Kartik Sehgal, David A. Barbie
Mutations in the gene that codes for lamin A/C (LMNA) are a common cause of adult-onset cardiomyopathy and heart failure. In this issue of the JCI, Guénantin and Jebeniani et al. identify impaired cardiomyocyte development and maturation as a prenatal feature in a model of laminopathy. Cardiomyocytes carrying the Lmna point mutation H222P misexpressed genes involved in the epithelial-mesenchymal transition and showed decreased methylation at the fourth lysine of histone H3 (H3K4). Notably, inhibiting lysine-specific demethylase 1 in the LMNA H222P mouse model treated this congenital form of cardiomyopathy and improved survival in utero. These data highlight early epigenomic modifications in lamin A/C-mediated pathology and indicate a unique therapeutic strategy for cardiomyopathy.
Jamie R. Johnston, Daniel F. Selgrade, Elizabeth M. McNally
The neuronal mechanisms that establish 24-hour rhythms in feeding and metabolism remain incompletely understood. In this issue of the JCI, Adlanmerini and colleagues explored the relationship between temporal and homeostatic control of energy balance by focusing on mice that lacked the genes encoding the clock repressor elements REV-ERBα and –β, specifically in the tuberal hypothalamus. Notably, the clock transcription cycle mediated intraneuronal response to the adipostatic hormone leptin. These results show that REV-ERBα and –β in the hypothalamus are necessary for maintaining leptin responsiveness and metabolic homeostasis and lay the foundation to explore how transcriptional changes may link energy-sensing cell types with day/night rhythms. Such information may lead to therapeutics that alleviate the adverse effects of chronic shift work.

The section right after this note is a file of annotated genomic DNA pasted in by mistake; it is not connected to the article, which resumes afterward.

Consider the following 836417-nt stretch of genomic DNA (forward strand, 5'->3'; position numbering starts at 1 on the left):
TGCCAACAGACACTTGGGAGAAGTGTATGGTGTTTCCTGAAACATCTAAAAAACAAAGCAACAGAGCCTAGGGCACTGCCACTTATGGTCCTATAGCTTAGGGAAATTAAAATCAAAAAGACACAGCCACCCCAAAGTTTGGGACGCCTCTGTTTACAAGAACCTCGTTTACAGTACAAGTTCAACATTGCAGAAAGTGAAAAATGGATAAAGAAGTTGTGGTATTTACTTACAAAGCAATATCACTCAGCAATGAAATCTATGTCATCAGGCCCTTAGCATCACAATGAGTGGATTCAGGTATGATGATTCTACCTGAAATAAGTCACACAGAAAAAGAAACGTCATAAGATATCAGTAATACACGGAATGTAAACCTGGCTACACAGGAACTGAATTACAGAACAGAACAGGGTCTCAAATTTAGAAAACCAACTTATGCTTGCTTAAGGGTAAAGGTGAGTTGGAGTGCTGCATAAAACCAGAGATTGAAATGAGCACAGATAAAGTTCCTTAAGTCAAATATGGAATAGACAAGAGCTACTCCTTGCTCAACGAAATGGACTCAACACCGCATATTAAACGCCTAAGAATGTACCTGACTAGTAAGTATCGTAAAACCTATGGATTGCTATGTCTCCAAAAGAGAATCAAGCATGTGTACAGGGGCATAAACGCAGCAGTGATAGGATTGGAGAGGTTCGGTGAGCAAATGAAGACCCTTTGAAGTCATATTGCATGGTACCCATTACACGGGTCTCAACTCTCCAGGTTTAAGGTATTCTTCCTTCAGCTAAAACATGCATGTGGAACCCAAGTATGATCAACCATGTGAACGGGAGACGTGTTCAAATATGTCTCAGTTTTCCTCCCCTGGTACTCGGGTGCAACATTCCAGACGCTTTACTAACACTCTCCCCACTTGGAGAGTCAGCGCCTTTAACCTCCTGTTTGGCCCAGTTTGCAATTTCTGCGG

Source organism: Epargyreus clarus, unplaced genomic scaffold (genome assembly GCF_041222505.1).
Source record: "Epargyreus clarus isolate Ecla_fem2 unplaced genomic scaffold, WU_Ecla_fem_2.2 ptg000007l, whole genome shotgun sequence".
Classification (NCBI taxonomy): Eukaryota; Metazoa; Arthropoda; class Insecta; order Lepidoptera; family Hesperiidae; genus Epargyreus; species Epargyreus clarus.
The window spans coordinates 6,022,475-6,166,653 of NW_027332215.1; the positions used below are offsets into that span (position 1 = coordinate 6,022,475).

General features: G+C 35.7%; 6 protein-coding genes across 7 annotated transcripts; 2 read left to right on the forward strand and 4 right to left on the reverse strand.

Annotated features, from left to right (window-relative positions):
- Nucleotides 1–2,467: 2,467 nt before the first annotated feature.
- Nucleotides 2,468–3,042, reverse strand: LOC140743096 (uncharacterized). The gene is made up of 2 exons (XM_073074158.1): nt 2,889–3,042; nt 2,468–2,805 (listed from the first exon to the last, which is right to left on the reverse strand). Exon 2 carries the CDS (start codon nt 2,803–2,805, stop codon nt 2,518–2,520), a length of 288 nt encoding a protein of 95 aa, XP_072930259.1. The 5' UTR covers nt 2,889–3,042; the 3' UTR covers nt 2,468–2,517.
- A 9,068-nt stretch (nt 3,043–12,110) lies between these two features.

Jonathan Cedernaes, Joseph Bass
The success of tumor immunotherapy, while partial, confirms the existence and importance of tumor immunosurveillance. CD8+ T cell recognition of tumor-specific peptides bound to MHC class I (MHC-I) molecules is central to this process. In this issue of the JCI, Fang, Wang, et al. describe a unique tumor immunoevasion strategy based on endocytosis and degradation of MHC-I complexes mediated by the trafficking factor MAL2. Notably, MAL2 expression was associated with poor prognosis of breast cancer, and its downregulation enhanced CD8+ T cell recognition of breast cancer in various experimental models. This work demonstrates that a deeper understanding of tumor interference with MHC-I stability and trafficking has considerable potential for enhancing immunotherapies.
Devin Dersh, Jonathan W. Yewdell